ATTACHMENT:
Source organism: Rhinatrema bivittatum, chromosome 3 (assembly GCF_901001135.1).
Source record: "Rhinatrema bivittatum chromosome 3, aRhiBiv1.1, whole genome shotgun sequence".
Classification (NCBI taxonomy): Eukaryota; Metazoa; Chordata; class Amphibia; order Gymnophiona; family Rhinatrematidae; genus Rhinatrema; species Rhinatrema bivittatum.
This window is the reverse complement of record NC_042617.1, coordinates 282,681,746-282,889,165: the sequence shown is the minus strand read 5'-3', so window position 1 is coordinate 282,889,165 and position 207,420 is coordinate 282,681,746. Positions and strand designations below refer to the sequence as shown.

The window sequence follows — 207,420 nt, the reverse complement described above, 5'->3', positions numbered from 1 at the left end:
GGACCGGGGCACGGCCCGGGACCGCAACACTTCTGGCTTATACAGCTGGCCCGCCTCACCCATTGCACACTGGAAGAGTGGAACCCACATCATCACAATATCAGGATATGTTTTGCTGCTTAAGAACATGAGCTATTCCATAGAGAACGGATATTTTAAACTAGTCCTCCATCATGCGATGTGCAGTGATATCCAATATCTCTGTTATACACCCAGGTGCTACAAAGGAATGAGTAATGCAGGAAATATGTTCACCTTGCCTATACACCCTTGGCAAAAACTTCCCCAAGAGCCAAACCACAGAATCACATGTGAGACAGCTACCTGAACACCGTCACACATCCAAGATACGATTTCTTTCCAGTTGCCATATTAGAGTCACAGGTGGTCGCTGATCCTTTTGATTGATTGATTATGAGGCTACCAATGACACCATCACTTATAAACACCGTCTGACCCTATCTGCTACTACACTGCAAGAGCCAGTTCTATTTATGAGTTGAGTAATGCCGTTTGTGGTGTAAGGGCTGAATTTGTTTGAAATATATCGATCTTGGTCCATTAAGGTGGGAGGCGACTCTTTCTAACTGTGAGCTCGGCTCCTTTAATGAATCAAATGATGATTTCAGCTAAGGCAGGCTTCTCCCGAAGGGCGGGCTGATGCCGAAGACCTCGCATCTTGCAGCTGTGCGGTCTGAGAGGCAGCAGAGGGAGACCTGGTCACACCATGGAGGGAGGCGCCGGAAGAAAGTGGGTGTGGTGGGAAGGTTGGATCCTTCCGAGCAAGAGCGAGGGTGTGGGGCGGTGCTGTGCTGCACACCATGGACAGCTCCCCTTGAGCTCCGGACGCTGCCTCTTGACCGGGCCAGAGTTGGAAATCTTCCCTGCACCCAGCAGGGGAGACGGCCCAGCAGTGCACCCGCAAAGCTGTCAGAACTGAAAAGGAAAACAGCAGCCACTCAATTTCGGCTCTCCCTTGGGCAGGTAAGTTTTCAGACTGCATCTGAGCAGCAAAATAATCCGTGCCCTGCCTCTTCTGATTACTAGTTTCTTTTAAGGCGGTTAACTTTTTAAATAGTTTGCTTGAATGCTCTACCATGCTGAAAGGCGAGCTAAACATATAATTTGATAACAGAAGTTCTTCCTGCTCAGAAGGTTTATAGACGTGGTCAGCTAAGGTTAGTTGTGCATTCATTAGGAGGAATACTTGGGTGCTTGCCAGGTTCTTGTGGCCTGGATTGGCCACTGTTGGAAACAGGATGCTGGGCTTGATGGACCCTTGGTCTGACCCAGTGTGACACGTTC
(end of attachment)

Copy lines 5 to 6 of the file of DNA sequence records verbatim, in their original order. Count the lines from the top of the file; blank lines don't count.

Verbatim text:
The window sequence follows — 207,420 nt, the reverse complement described above, 5'->3', positions numbered from 1 at the left end:
GGACCGGGGCACGGCCCGGGACCGCAACACTTCTGGCTTATACAGCTGGCCCGCCTCACCCATTGCACACTGGAAGAGTGGAACCCACATCATCACAATATCAGGATATGTTTTGCTGCTTAAGAACATGAGCTATTCCATAGAGAACGGATATTTTAAACTAGTCCTCCATCATGCGATGTGCAGTGATATCCAATATCTCTGTTATACACCCAGGTGCTACAAAGGAATGAGTAATGCAGGAAATATGTTCACCTTGCCTATACACCCTTGGCAAAAACTTCCCCAAGAGCCAAACCACAGAATCACATGTGAGACAGCTACCTGAACACCGTCACACATCCAAGATACGATTTCTTTCCAGTTGCCATATTAGAGTCACAGGTGGTCGCTGATCCTTTTGATTGATTGATTATGAGGCTACCAATGACACCATCACTTATAAACACCGTCTGACCCTATCTGCTACTACACTGCAAGAGCCAGTTCTATTTATGAGTTGAGTAATGCCGTTTGTGGTGTAAGGGCTGAATTTGTTTGAAATATATCGATCTTGGTCCATTAAGGTGGGAGGCGACTCTTTCTAACTGTGAGCTCGGCTCCTTTAATGAATCAAATGATGATTTCAGCTAAGGCAGGCTTCTCCCGAAGGGCGGGCTGATGCCGAAGACCTCGCATCTTGCAGCTGTGCGGTCTGAGAGGCAGCAGAGGGAGACCTGGTCACACCATGGAGGGAGGCGCCGGAAGAAAGTGGGTGTGGTGGGAAGGTTGGATCCTTCCGAGCAAGAGCGAGGGTGTGGGGCGGTGCTGTGCTGCACACCATGGACAGCTCCCCTTGAGCTCCGGACGCTGCCTCTTGACCGGGCCAGAGTTGGAAATCTTCCCTGCACCCAGCAGGGGAGACGGCCCAGCAGTGCACCCGCAAAGCTGTCAGAACTGAAAAGGAAAACAGCAGCCACTCAATTTCGGCTCTCCCTTGGGCAGGTAAGTTTTCAGACTGCATCTGAGCAGCAAAATAATCCGTGCCCTGCCTCTTCTGATTACTAGTTTCTTTTAAGGCGGTTAACTTTTTAAATAGTTTGCTTGAATGCTCTACCATGCTGAAAGGCGAGCTAAACATATAATTTGATAACAGAAGTTCTTCCTGCTCAGAAGGTTTATAGACGTGGTCAGCTAAGGTTAGTTGTGCATTCATTAGGAGGAATACTTGGGTGCTTGCCAGGTTCTTGTGGCCTGGATTGGCCACTGTTGGAAACAGGATGCTGGGCTTGATGGACCCTTGGTCTGACCCAGTGTGACACGTTC